I seems that people often use the following properties $O_p(a_n)O_p(b_n) = O_p(a_nb_n)$ and $O_p(a_n)+O_p(b_n) = O_p(a_n+b_n)$. I'm wondering, if these are true for any sequences $a_n,b_n$. The reason I ask is that in textbooks, I've only saw $O_p(n^\alpha)O_p(n^\beta) = O_p(n^{\alpha+\beta})$ and $O_p(n^\alpha) + O_p(n^\beta) = O_p(n^{\max\{\alpha,\beta\}})$. My first question is how to show this for such particular choice of $a_n,b_n$. The second question, whether the this is true at the general level.

I know that $X_n=O_p(x_n)$ if and only if $\forall\varepsilon,\exists M<\infty$ such that $$P(|X_n/x_n|>M)<\varepsilon,\forall n\geq 1$$ but I fail to proceed from here.

Update: I show that $O_p(a_n) + O_p(b_n) = O_p(a_n+b_n)$. Let $X_n = O_p(a_n)$ and $Y_n = O_p(b_n)$. Then $\forall\varepsilon>0,\exists M_x,M_y$ such that \begin{equation} P\left(\left|\frac{X_n}{a_n}\right|>M_x\right) < \varepsilon/2,\qquad P\left(\left|\frac{Y_n}{b_n}\right|>M_y\right) < \varepsilon/2 \end{equation} Now let $M_{xy} = M_x+M_y$, then \begin{equation} \begin{aligned} P\left(\left|\frac{X_n+Y_n}{a_n+b_n}\right|>M_{x,y}\right) & = P\left(\left|\frac{X_n+Y_n}{a_n+b_n}\right|>M_{x,y}, \left|\frac{X_n}{a_n+b_n}\right|>M_x\right) + P\left(\left|\frac{X_n+Y_n}{a_n+b_n}\right|>M_{x,y}, \left|\frac{X_n}{a_n+b_n}\right|\leq M_x\right) \\ & \leq P\left(\left|\frac{X_n}{a_n+b_n}\right|>M_x\right) + P\left(\left|\frac{Y_n}{a_n+b_n}\right|>M_y\right) \\ \end{aligned} \end{equation} and so we need $a_n,b_n$ to be positive in order to conclude that \begin{equation} |a_n| \leq |a_n+b_n| \end{equation}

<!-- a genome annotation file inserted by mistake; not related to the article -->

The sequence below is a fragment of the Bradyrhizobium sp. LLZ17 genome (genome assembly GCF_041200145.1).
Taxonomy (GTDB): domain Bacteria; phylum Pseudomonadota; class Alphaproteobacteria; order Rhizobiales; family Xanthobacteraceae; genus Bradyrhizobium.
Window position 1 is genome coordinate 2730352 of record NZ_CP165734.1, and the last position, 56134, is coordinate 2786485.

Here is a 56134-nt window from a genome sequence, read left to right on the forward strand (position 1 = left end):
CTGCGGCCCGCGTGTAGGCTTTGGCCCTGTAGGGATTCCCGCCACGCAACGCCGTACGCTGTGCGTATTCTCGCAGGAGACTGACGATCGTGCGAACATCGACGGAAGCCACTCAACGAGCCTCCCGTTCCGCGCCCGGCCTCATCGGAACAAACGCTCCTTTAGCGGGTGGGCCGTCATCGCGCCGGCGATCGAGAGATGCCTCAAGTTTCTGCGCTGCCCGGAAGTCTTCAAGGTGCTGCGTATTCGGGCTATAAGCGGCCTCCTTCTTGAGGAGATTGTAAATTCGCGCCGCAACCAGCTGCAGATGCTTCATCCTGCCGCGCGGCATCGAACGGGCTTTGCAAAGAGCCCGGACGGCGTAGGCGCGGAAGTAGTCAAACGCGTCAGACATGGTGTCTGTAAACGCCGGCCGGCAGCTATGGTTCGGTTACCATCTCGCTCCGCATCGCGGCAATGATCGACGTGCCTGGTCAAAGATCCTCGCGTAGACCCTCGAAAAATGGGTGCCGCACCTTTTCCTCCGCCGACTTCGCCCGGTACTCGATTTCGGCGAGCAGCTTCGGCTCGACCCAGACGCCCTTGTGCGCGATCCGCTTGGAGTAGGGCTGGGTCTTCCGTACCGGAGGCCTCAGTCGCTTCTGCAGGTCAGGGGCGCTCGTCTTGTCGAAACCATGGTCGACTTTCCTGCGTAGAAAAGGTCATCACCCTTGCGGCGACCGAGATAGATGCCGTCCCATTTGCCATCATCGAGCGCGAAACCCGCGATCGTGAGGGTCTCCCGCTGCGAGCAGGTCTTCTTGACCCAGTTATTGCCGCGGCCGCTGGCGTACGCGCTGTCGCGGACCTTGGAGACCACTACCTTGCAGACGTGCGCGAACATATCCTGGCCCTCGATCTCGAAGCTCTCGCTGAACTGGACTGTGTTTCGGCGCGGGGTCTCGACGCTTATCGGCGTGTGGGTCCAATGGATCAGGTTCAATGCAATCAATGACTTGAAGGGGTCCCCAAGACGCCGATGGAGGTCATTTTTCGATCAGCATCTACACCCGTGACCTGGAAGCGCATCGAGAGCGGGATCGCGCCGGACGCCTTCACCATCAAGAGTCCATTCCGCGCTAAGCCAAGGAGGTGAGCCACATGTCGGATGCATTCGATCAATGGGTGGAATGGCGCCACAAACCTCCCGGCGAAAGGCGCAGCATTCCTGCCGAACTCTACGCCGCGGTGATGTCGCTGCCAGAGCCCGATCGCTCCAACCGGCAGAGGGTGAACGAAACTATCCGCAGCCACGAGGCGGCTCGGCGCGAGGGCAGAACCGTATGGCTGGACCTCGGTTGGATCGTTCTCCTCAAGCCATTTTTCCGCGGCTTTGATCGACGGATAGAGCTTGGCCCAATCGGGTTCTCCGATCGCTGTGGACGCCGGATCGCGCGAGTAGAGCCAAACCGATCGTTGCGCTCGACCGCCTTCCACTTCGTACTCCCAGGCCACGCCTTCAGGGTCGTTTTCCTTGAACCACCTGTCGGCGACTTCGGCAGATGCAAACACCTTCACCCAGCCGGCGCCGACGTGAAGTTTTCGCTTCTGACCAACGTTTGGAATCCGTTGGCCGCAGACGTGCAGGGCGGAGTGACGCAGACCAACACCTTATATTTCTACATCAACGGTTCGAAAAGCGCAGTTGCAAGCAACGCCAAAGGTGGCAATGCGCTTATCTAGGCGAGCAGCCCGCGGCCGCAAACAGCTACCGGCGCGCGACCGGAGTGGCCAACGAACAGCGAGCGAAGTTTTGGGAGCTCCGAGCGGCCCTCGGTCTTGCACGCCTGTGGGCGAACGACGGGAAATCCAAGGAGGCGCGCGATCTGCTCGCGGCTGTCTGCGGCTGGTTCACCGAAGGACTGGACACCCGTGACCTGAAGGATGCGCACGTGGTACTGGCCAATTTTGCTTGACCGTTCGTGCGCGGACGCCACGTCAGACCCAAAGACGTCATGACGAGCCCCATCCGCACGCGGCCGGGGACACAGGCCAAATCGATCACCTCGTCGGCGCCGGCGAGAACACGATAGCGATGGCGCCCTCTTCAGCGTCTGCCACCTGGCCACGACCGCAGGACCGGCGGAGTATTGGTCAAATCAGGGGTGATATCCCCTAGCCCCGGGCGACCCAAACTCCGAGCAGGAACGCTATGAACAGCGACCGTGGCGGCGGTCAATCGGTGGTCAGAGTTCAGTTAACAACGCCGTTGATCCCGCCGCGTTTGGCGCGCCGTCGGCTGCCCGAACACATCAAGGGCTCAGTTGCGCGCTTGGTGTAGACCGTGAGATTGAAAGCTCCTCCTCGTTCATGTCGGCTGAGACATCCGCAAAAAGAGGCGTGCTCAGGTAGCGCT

2 Answers 2


If $X_n=O_p(a_n)$ and $Y_n=O_p(b_n)$, this means that we can choose $M_X$ and $M_Y$ such that $$ P(|X_n/a_n|>M_X)<\epsilon/2\\ P(|Y_n/b_n|>M_Y)<\epsilon/2 $$

Your statement is that $X_nY_n=O_p(a_nb_n)$. Consider this product and let $M_{XY}=M_XM_Y$. Then we want to show: